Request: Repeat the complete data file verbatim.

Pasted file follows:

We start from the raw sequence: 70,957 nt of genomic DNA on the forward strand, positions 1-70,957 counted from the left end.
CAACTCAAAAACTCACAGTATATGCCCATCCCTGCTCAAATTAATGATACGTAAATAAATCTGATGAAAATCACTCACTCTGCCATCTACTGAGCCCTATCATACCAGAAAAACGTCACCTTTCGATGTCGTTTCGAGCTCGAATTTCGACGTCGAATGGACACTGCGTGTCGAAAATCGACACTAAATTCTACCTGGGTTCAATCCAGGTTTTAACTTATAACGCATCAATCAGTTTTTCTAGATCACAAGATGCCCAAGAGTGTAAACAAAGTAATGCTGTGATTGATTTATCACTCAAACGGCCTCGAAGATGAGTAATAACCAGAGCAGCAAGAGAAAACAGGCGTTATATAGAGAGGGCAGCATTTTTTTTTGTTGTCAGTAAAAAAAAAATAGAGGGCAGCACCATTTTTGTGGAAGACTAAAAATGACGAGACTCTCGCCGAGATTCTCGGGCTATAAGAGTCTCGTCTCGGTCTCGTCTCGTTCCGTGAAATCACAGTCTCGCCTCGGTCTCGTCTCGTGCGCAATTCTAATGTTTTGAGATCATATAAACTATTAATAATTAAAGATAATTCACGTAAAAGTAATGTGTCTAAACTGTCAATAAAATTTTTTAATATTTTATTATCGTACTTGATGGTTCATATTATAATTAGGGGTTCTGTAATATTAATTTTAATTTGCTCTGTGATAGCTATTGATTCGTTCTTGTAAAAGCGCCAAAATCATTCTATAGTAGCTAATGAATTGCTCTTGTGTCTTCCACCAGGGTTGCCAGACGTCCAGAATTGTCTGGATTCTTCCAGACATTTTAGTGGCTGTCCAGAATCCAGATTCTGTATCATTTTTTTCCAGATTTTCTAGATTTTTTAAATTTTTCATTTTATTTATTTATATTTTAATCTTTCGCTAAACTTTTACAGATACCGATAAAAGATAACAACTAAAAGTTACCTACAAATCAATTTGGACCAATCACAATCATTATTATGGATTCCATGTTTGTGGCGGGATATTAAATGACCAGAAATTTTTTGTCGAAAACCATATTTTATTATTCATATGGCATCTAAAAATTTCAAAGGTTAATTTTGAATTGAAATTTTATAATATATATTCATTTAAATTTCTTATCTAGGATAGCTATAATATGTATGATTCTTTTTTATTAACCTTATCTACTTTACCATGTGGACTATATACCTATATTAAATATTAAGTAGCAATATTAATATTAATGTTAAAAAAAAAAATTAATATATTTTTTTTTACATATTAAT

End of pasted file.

We start from the raw sequence: 70,957 nt of genomic DNA on the forward strand, positions 1-70,957 counted from the left end.
CAACTCAAAAACTCACAGTATATGCCCATCCCTGCTCAAATTAATGATACGTAAATAAATCTGATGAAAATCACTCACTCTGCCATCTACTGAGCCCTATCATACCAGAAAAACGTCACCTTTCGATGTCGTTTCGAGCTCGAATTTCGACGTCGAATGGACACTGCGTGTCGAAAATCGACACTAAATTCTACCTGGGTTCAATCCAGGTTTTAACTTATAACGCATCAATCAGTTTTTCTAGATCACAAGATGCCCAAGAGTGTAAACAAAGTAATGCTGTGATTGATTTATCACTCAAACGGCCTCGAAGATGAGTAATAACCAGAGCAGCAAGAGAAAACAGGCGTTATATAGAGAGGGCAGCATTTTTTTTTGTTGTCAGTAAAAAAAAAATAGAGGGCAGCACCATTTTTGTGGAAGACTAAAAATGACGAGACTCTCGCCGAGATTCTCGGGCTATAAGAGTCTCGTCTCGGTCTCGTCTCGTTCCGTGAAATCACAGTCTCGCCTCGGTCTCGTCTCGTGCGCAATTCTAATGTTTTGAGATCATATAAACTATTAATAATTAAAGATAATTCACGTAAAAGTAATGTGTCTAAACTGTCAATAAAATTTTTTAATATTTTATTATCGTACTTGATGGTTCATATTATAATTAGGGGTTCTGTAATATTAATTTTAATTTGCTCTGTGATAGCTATTGATTCGTTCTTGTAAAAGCGCCAAAATCATTCTATAGTAGCTAATGAATTGCTCTTGTGTCTTCCACCAGGGTTGCCAGACGTCCAGAATTGTCTGGATTCTTCCAGACATTTTAGTGGCTGTCCAGAATCCAGATTCTGTATCATTTTTTTCCAGATTTTCTAGATTTTTTAAATTTTTCATTTTATTTATTTATATTTTAATCTTTCGCTAAACTTTTACAGATACCGATAAAAGATAACAACTAAAAGTTACCTACAAATCAATTTGGACCAATCACAATCATTATTATGGATTCCATGTTTGTGGCGGGATATTAAATGACCAGAAATTTTTTGTCGAAAACCATATTTTATTATTCATATGGCATCTAAAAATTTCAAAGGTTAATTTTGAATTGAAATTTTATAATATATATTCATTTAAATTTCTTATCTAGGATAGCTATAATATGTATGATTCTTTTTTATTAACCTTATCTACTTTACCATGTGGACTATATACCTATATTAAATATTAAGTAGCAATATTAATATTAATGTTAAAAAAAAAAATTAATATATTTTTTTTTACATATTAAT